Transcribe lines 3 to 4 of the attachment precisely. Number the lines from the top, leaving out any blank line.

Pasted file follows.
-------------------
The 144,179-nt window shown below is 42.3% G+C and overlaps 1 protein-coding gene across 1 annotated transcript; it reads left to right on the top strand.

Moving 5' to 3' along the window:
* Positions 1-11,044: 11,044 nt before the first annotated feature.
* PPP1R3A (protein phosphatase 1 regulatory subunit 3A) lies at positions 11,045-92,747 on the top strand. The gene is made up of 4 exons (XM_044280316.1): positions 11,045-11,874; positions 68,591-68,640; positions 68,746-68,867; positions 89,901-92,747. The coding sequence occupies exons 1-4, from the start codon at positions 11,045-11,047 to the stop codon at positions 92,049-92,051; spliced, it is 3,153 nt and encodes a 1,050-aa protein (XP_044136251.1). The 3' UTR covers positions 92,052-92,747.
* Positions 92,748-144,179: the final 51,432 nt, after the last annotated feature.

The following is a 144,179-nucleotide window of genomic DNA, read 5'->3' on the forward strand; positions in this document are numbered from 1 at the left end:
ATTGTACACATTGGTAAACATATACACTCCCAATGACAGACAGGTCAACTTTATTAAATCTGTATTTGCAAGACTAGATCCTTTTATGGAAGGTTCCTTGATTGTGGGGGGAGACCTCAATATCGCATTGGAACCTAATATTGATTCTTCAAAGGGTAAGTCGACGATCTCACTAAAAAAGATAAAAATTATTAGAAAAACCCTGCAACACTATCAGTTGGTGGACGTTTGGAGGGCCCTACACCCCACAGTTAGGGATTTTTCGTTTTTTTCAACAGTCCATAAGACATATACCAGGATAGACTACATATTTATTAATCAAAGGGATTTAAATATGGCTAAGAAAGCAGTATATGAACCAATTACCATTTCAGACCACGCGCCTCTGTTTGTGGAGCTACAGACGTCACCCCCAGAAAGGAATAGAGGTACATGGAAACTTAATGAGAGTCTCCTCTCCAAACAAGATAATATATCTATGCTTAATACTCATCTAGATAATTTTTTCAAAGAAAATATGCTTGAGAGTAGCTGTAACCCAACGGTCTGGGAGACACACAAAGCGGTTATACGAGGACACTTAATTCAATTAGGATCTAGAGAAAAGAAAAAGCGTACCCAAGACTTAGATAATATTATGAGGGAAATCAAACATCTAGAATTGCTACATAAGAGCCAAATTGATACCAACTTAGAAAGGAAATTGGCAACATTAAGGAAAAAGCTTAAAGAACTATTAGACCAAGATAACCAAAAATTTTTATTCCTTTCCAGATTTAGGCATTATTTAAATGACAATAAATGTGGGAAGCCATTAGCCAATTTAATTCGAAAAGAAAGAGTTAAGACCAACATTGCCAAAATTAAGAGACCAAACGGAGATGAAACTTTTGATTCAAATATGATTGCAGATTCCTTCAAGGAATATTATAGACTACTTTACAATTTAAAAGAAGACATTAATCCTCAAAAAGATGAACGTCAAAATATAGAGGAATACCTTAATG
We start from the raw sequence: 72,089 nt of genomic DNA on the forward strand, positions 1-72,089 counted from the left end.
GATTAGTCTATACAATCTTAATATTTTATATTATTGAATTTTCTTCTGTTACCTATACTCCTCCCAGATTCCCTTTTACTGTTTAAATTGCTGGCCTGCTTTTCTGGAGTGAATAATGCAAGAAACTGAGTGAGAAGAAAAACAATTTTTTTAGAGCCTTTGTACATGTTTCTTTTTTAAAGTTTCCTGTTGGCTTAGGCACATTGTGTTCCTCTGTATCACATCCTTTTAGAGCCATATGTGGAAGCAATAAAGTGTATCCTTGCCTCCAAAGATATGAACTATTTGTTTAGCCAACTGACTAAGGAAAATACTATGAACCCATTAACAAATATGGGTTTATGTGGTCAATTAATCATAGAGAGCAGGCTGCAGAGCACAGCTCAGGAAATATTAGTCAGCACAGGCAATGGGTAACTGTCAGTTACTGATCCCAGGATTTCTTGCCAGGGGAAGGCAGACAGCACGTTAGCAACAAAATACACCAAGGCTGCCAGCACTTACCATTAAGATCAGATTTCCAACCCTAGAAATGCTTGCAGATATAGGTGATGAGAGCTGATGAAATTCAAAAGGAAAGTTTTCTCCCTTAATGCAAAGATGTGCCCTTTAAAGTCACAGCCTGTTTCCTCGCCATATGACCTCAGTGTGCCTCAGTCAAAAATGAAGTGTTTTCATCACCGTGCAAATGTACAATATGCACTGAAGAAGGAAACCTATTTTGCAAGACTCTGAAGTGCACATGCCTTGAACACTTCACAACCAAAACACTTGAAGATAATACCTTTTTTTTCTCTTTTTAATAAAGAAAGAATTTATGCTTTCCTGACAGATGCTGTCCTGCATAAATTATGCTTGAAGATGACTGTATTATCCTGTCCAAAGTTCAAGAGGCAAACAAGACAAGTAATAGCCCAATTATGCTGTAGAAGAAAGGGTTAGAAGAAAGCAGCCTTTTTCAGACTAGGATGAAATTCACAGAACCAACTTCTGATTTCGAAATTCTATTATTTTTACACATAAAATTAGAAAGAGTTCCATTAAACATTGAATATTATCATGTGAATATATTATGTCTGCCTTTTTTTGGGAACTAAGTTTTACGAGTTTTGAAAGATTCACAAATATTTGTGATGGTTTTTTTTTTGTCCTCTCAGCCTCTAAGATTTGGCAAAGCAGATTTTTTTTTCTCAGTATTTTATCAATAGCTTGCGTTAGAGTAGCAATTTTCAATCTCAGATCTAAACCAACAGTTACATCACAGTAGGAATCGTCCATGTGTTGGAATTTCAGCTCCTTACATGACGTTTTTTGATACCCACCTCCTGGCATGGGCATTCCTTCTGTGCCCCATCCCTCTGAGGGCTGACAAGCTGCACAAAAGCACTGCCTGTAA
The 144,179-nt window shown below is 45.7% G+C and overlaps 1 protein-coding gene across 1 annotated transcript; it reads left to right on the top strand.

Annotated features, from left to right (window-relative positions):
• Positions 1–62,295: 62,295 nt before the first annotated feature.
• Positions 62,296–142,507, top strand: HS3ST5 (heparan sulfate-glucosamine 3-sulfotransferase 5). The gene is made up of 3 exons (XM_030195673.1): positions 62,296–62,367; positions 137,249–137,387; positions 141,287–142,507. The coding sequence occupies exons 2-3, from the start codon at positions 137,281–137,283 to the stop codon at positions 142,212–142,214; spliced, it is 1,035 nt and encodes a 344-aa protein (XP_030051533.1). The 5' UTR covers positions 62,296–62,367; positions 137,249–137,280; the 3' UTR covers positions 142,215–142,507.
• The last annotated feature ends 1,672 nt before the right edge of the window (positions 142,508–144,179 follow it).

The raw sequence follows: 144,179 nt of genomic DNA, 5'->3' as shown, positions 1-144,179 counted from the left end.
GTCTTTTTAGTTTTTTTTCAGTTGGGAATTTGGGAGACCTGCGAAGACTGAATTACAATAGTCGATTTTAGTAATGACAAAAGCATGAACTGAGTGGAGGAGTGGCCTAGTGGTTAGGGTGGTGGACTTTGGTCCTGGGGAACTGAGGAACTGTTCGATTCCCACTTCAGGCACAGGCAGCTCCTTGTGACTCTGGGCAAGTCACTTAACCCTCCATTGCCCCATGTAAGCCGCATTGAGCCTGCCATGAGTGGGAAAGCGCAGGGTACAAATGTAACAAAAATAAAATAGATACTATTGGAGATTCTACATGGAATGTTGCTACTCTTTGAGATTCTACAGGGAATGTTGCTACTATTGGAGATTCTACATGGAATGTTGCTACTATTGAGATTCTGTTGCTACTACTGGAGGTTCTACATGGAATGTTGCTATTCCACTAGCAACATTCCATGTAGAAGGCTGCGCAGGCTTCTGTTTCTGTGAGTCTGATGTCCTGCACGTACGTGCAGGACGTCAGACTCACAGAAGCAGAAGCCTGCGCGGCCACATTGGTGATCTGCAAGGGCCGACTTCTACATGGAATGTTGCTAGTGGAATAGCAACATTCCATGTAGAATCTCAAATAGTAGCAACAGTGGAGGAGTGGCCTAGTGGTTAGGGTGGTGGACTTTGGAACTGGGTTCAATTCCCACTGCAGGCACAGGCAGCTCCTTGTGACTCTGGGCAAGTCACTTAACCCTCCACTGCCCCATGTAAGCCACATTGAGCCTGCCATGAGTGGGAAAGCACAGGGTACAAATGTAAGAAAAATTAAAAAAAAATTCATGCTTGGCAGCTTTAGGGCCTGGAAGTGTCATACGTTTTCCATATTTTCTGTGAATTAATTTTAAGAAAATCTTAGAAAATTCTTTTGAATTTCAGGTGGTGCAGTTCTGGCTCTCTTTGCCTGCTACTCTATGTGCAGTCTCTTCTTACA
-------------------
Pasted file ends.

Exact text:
* Positions 1-11,044: 11,044 nt before the first annotated feature.
* PPP1R3A (protein phosphatase 1 regulatory subunit 3A) lies at positions 11,045-92,747 on the top strand. The gene is made up of 4 exons (XM_044280316.1): positions 11,045-11,874; positions 68,591-68,640; positions 68,746-68,867; positions 89,901-92,747. The coding sequence occupies exons 1-4, from the start codon at positions 11,045-11,047 to the stop codon at positions 92,049-92,051; spliced, it is 3,153 nt and encodes a 1,050-aa protein (XP_044136251.1). The 3' UTR covers positions 92,052-92,747.